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Summoning the United Nations Pact for the Future

(by Jacob Nordangard | The Pharos Chronicles) – Preparations have now begun for this year’s Summit of the Future, that will be held September 22–23 at the United Nations headquarters in New York.

During this meeting world leaders will sign the outcome document “The Pact for the Future”. This will be agreed in advance through intergovernmental negotiations and is based on United Nations Our Common Agenda and the fullfilment of Agenda 2030 with its 17 Sustainable Development Goals.

A zero draft of the pact was released January 26th after input from over 500 Major Groups and other Stakeholders.1 It was presented by the co-facilitators in the UN Trusteeship Council and followed by a debate with member states representatives January 29th.2

As described on the Summit of the Future webpage:

The result will be a world – and an international system – that is better prepared to manage the challenges we face now and in the future, for the sake of all humanity and for future generations.3

The purpose is to “take action to safeguard the future for present and coming generations”. Crises management is at the Pact’s core. And there is no lack of crises in need of effective management. As described in the zero draft:

We are at a moment of acute global peril. Across our world, people are suffering from the effects of poverty, hunger, inequality, armed conflicts, violence, displacement, terrorism, climate change, disease, and the adverse impacts of technology. Humanity faces a range of potentially catastrophic and existential risks.4

But with crises comes opportunities. At least for some powerful actors.

The goal of the pact should, according to United Nation’s High-Level Advisory Panel on Effective Multilateralism, be: “a global transition by States and non-State actors to a circular economy, addressing both supply and demand in a way that achieves balance with the planet.” This is a technocratic concept.

The HLAB was set up in March 2022 by Secretary General António Guterres to advice the Member States “on those issues of key global concern where governance improvements are most needed.”

Their report, A Breakthrough for People and Planet: Effective and Inclusive Global Governance for Today and the Future, recommends six transformative shifts to “support a radical shift in international cooperation for the resolution of shared global challenges and the advancement of the 2030 Agenda for Sustainable Development”. These are:

  1. Rebuild trust in multilateralism – Improve legitimacy and effectiveness through inclusion and accountability
  2. Planet and People – Regain balance with nature and provide clean energy for all
  3. Global Finance – Ensure sustainable finance that delivers for all
  4. Digital and Data Governance – Support a just digital transition that unlocks the value of data and protects against digital harms
  5. Peace and Prevention – Empower effective, equitable collective security arrangements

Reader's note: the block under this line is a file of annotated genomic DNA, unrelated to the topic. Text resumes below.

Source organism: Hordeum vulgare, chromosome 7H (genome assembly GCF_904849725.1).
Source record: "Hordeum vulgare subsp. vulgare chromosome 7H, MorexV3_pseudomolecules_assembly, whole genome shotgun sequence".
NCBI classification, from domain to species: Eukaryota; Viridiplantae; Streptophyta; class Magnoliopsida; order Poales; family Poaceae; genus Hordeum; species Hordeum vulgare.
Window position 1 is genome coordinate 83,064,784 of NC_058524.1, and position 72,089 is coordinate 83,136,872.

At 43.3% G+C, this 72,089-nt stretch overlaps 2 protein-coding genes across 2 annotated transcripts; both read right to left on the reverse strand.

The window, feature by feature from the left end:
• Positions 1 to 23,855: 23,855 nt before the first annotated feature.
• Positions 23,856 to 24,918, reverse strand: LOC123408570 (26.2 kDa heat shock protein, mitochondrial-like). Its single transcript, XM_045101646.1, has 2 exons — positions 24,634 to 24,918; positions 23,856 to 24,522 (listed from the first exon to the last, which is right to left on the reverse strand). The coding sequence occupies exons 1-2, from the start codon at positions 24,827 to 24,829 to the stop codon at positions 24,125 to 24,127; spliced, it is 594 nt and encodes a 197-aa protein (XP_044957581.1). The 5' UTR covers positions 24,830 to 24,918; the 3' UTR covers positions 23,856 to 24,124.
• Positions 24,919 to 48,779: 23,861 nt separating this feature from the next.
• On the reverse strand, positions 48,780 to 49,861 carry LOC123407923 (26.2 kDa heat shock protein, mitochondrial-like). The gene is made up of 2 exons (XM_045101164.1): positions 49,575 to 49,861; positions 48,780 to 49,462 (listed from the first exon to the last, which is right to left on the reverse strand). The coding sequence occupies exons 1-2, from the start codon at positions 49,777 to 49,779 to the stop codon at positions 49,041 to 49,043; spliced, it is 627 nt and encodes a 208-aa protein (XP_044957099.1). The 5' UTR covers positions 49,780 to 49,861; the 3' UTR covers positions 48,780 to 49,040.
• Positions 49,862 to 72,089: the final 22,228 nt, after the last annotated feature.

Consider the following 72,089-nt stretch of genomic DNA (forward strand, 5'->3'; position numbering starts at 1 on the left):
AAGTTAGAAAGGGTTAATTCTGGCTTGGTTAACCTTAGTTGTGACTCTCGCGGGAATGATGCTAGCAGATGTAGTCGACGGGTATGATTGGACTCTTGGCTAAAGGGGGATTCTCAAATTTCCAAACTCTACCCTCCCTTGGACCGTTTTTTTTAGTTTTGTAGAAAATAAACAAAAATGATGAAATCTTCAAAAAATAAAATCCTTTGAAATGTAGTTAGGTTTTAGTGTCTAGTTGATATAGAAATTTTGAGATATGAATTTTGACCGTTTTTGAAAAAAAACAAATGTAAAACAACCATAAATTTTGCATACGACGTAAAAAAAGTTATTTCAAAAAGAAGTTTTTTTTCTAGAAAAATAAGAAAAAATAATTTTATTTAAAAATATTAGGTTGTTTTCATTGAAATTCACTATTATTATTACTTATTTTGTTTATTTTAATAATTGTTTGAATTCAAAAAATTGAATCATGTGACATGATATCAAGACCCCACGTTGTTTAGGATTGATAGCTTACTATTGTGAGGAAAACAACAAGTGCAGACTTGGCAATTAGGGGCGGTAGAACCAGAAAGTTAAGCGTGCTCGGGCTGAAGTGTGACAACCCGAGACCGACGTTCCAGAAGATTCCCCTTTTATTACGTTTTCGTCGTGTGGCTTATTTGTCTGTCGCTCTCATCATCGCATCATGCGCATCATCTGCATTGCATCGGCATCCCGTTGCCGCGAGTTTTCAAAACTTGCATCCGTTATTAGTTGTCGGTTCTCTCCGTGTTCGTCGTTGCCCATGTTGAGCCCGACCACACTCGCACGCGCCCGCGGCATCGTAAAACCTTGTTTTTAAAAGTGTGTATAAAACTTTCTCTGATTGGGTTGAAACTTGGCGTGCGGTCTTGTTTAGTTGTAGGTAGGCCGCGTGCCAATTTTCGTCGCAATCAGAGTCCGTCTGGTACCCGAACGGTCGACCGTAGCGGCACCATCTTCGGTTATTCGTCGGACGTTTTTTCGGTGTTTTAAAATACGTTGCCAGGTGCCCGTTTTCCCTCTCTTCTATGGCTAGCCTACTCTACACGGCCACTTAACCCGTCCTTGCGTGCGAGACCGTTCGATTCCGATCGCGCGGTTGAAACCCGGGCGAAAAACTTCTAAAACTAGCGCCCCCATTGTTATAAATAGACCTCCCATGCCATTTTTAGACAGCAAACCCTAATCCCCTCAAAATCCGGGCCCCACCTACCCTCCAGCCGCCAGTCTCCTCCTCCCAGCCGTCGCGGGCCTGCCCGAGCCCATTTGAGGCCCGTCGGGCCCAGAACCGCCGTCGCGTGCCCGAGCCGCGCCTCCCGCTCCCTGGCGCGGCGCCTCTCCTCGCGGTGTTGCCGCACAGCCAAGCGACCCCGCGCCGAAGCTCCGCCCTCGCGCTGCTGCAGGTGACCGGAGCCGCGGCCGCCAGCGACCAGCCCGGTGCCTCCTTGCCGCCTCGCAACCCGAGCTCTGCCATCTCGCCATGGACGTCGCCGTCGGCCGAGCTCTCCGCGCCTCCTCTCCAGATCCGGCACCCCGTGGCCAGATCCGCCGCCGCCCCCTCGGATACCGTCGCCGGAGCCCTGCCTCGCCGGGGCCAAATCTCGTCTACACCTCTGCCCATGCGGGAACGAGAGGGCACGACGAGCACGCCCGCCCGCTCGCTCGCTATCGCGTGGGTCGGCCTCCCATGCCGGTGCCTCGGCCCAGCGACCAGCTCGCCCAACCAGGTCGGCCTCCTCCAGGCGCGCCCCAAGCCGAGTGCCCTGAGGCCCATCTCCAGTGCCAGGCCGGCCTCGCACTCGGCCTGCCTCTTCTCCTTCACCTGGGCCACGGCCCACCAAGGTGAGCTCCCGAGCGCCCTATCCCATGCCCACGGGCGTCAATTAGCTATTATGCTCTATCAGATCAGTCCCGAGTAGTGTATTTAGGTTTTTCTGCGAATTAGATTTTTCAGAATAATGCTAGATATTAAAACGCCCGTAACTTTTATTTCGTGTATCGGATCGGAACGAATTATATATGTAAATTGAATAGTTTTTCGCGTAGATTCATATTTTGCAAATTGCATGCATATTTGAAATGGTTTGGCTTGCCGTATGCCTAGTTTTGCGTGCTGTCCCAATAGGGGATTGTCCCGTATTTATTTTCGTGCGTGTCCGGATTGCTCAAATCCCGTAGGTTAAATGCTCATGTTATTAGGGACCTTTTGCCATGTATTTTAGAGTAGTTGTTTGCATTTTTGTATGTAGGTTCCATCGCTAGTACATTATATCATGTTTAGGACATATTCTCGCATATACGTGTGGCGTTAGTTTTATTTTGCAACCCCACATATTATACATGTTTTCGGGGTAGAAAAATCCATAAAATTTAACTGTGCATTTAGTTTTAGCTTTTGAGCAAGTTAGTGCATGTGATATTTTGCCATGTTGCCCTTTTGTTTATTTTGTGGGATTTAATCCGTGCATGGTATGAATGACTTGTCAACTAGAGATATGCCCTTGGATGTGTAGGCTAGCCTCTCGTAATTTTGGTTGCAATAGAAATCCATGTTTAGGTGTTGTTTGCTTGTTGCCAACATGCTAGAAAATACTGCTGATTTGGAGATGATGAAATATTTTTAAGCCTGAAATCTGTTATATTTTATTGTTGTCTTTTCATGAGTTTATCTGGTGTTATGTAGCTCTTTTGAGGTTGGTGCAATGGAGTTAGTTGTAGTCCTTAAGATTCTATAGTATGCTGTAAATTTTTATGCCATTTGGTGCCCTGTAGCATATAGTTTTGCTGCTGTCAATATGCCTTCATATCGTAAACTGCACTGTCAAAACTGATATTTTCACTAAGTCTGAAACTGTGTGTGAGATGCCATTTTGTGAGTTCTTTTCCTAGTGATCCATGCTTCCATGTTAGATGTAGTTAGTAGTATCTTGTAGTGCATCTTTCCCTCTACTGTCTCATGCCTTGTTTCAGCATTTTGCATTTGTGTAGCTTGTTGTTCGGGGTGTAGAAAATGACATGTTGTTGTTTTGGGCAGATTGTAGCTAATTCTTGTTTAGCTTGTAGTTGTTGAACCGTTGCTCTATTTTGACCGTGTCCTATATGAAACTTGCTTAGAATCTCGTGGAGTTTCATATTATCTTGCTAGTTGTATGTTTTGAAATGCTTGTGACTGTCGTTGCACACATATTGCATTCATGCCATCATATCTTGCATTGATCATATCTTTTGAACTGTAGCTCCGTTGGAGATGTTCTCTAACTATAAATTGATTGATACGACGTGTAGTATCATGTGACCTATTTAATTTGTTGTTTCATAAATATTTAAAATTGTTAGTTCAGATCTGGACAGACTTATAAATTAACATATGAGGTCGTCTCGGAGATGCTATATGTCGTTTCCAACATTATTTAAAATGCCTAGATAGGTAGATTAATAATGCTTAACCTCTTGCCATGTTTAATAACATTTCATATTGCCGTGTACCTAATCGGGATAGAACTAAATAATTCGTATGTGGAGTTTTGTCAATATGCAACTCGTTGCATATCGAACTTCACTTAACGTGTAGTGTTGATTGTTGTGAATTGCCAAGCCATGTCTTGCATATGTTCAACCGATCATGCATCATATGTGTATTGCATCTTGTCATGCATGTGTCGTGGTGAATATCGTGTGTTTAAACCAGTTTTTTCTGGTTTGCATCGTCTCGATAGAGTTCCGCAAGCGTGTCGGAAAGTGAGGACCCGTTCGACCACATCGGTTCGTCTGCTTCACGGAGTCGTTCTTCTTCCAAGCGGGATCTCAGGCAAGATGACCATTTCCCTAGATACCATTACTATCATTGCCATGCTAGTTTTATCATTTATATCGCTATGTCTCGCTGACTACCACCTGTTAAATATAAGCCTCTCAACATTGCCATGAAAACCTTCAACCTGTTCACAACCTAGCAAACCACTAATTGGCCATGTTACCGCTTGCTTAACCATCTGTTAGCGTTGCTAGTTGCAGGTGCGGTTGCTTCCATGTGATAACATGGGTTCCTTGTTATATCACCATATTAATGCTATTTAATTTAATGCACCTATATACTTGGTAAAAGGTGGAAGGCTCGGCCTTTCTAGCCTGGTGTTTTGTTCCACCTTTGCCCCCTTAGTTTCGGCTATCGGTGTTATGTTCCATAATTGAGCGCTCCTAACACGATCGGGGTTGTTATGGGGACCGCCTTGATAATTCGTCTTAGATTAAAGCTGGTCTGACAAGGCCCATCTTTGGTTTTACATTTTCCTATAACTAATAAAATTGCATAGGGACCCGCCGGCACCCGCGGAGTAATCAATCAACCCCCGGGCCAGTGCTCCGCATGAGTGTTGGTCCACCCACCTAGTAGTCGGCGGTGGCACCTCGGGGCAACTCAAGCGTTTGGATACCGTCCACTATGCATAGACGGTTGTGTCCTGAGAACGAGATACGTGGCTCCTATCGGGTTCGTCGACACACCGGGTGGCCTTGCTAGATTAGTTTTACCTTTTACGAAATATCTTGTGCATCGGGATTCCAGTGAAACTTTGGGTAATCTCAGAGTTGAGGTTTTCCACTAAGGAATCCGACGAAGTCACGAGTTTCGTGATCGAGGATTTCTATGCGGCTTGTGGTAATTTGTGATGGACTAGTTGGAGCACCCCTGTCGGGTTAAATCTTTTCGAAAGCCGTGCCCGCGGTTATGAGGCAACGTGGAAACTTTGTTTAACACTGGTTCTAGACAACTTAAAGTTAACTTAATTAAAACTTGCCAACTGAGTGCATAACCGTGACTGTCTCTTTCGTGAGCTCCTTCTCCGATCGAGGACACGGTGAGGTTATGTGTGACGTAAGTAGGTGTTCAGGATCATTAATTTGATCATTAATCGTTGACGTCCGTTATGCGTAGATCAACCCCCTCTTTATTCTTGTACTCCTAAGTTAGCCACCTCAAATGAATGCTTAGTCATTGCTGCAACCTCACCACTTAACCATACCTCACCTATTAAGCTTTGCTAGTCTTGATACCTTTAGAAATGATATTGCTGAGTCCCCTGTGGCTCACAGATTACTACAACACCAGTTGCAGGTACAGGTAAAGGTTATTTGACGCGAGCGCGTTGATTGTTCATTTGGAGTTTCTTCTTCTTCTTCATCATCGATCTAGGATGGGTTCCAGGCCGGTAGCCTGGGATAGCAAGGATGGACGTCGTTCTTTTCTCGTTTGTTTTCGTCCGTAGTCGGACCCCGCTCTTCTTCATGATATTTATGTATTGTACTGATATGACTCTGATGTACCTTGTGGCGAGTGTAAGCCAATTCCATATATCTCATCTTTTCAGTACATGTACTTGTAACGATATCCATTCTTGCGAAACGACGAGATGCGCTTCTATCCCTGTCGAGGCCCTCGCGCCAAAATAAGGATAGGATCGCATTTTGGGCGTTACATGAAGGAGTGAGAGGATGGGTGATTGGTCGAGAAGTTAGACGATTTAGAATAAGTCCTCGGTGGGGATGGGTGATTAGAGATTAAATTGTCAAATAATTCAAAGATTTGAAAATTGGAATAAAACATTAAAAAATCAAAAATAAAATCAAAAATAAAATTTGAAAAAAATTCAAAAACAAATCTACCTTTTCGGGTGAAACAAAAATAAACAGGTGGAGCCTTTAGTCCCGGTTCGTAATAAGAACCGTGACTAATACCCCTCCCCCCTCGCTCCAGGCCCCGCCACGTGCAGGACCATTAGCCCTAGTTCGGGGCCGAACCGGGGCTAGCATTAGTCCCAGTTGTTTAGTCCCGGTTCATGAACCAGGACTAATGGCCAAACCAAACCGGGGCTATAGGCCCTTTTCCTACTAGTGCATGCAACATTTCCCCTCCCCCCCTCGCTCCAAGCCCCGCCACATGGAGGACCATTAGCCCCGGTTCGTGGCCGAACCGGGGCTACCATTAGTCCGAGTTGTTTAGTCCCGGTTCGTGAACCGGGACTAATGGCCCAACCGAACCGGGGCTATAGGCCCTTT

6. Anticipatory Action – Strengthen governance for current and emerging transnational risks

This has been anchored from the top echelons of power. Among the members in the HLAB on Effective Multilateralism were WEF-board member Tharman Shanmugaratnam (newly elected President of Singapore), WEF Young Global Leader Ilona Szabó de Carvalho, Rockefeller Foundation-trustee Donald Kaberuka and Council on Foreign Relations and Trilateral Commission member, Ann-Marie Slaughter.

Their advice is a recipe for a world-wide technocratic management system that, if everything goes according to plan, will be guided by the global public–private partnership that was formalised in June 2019 with the signing of United Nation’s and World Economic Forum’s strategic partnership.

The intergovernmental forum G20 will have an important role to anchor these ambitions, influence legislators and implement the policies nationally.5

Since the adoption of the 2016 G20 Action Plan on the 2030 Agenda for Sustainable Development, G20 Leaders have consistently recognized the key role of the G20 in contributing to implementation of the 2030 Agenda.6

Our Common Agenda and the “Pact for the Future” can be seen as the United Nations’ answer to the call for a Great Reset that was announced in June 2020 by Klaus Schwab, António Guterres and Prince Charles (King Charles III). In the words of Guterres:

The Great Reset is a welcome recognition that this human tragedy must be a wake-up call. As you rightly say, it is imperative that we reimagine, rebuilt, redesign, reinvigorate and rebalance our world…

We must build more equal, inclusive and sustainable economies and societies that are more resilient in the face of pandemics, climate change and many of the other global challenges we face.

Behind the fine wording of “equal” and “inclusive” hides a technocratic collectivist management system that leaves little room for free choice by individuals. What they have in mind is the building of a digital control grid to oversee and manage the world. A sort of digital world brain.

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